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Four Points Book 1: Compass South s/c


Four Points Book 1: Compass South s/c Four Points Book 1: Compass South s/c Four Points Book 1: Compass South s/c Four Points Book 1: Compass South s/c Four Points Book 1: Compass South s/c Four Points Book 1: Compass South s/c

Four Points Book 1: Compass South s/c back

Hope Larson & Rebecca Mock

Price: 
11.99

Page 45 Review by Stephen

A cover makes a promise, but only the contents can deliver.

With its energy, its urgency and its two young twins, this fine-line cover promises a period piece of adventure and opposition akin to Tony Cliff's teen treasures DELILAH DIRK AND THE TURKISH LIEUTENANT and DELILAH DIRK AND THE KING'S SHILLING, both of which have been knock-out successes at Page 45 with teenagers and adults alike.

I had every confidence, but not even the first clue as to how much would be packed into its 225 pages, how complicated the lives of these two individuals would become from so many different factions intent on tracking them down, hampering their progress and taking what little they have left, while consequent repercussions conspire to keep them apart.

Sorry...? No, they're not both lads; one of them is a lass, disguised for a reason beyond gender impediment or safety's sake.

What I want to impress upon you above all is that this is no mere A to C while B seems insurmountable, though B does seem a pretty tall order for anyone so short. For a start, this is but Book One of FOUR POINTS so C is far from the final object, but even so I was poleaxed by how many individual threads were so intricately woven within this single volume.

It begins in Manhattan, 1860, with Cleo waiting with Luther, leader of a street-gang of youths, outside an opulent mansion for her brother, Alex, to rob it at night. He fails. Well no, he succeeds in lobbing the silver stash out of the window for Luther to abscond with it, but Alex is caught and sent with his sister to a police station. They're to be split, Alex remanded to Randall's Island prison, Cleo dispatched to the nun-run House of Mercy unless they betray Luther's trust in exchange for a train out of town.

Alex finds an added incentive in the Daily Tribune advertising for information regarding another set of twins, male but both missing after their father's long absence, which fit their description. There's a reward of $200 and that's a sum they both desperately need. The snag is that they'd need to find their way to San Francisco on America's west coast and New Orleans on its east is as far as their train ride will carry them.

So far, so insurmountable, and Luther won't be happy. But I lied.

It begins in Manhattan, 1848, with the twins being bequeathed to a man, Mr. Dodge, by their mother whom he loved. Alas, he'd been parted from Hester for a span of five years. They are not his, but he has no hesitation in adopting the babes even though his own prospects are small and he must travel in order to provide. The stranger also bears two objects from which they must never be parted: a pen-knife and a compass.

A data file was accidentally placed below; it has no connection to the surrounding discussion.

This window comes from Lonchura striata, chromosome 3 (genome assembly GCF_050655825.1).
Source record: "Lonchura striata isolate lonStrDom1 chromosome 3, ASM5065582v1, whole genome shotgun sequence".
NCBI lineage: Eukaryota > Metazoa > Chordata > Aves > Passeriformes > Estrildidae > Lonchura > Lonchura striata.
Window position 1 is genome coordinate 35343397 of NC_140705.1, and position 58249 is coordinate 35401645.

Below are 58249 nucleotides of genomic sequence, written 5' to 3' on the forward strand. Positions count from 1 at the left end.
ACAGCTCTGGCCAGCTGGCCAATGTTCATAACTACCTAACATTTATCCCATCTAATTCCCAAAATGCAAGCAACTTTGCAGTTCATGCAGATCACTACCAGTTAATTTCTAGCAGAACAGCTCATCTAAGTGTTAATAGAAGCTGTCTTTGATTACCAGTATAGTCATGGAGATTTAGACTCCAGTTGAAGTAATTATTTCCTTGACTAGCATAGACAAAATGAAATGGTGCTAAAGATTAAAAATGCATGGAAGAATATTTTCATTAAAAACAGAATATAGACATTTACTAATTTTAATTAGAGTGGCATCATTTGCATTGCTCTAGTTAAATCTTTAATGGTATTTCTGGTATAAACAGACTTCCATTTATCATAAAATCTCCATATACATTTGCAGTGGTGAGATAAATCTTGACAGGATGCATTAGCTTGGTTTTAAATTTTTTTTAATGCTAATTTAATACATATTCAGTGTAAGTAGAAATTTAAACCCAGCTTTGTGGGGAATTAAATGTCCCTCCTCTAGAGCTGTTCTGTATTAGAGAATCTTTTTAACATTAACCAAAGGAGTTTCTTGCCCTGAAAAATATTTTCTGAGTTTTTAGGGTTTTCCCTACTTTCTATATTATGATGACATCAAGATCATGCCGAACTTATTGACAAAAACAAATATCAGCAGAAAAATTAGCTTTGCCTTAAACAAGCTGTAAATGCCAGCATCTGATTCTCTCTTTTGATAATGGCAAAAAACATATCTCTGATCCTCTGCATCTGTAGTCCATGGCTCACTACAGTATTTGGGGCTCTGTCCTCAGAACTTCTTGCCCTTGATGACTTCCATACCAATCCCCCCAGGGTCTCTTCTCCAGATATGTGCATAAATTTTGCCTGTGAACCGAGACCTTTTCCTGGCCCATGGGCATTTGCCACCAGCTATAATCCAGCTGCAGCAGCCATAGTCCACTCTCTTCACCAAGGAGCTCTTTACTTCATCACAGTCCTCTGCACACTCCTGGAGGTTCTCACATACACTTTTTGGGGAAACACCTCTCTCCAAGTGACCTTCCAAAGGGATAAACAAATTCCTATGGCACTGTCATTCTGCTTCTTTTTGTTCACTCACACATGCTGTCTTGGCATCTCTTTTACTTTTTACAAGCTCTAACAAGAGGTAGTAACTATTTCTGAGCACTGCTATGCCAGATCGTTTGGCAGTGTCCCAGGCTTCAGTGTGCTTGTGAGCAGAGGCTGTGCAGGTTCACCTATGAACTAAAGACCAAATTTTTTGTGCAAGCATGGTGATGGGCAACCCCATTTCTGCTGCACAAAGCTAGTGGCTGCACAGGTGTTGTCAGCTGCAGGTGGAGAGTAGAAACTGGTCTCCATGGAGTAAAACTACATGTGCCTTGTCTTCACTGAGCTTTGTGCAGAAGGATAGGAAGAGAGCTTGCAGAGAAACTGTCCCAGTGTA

But in 1860 Mr. Dodge has failed to return from his most recent travels and wind of what he's inherited has reached far further than a mere gang of youths...

I haven't. Even. Started.

Okay I've finished, but Larson and Mock haven't.

Cleo and Alex are going to face many dangers and many challenges: practical, geographical, judgemental, legal, nautical and hierarchical. But not least among them is their own outlook on life. There are two key players they will share so much time with whose sense of perspective - of values, of priorities - differs from Alex's own at least. It's not all about the money.

Being only twelve, they have a lot of growing up to do and it's not just the unchartered physical terrain which will prove problematic, but emotional awakenings too.

Mock's inner art is actually much denser than displayed on the cover, and much thicker of line. It's closer to Hope Larson's own. I see she supplies colours also and, combined, there is a rich sense of time and space, and how little there may be of either. The rain outside will be ferocious, the lamp-lit intimacy within will have you willing those trapped together into acts of honesty and confessional confidence which Larson won't let you off easily with. Always there is this tension. Words unsaid are pretty powerful.

So superb is Mock's New Orleans seen from a seagull's point of view that you'll crave more panoramas. Sorry, you won't get those, but there's always Book 2.

Instead you will marvel at how convincing Cleo and Alex are as male twins, without either of them ever losing their individuality. Not once does Mock give the game away, otherwise Cleo's game would be given away too, both to those around her and to the readers. That's no mean feat.

This is precisely why I want to tell you about the missing element I've so studiously avoided and redacted time after time from this review. It forms at least one whole half of the considerable complications which Cleo and Alex will be forced to deal with directly, each in their own way.

But hey, I had only this cover to go on before I launched in and now so do you.

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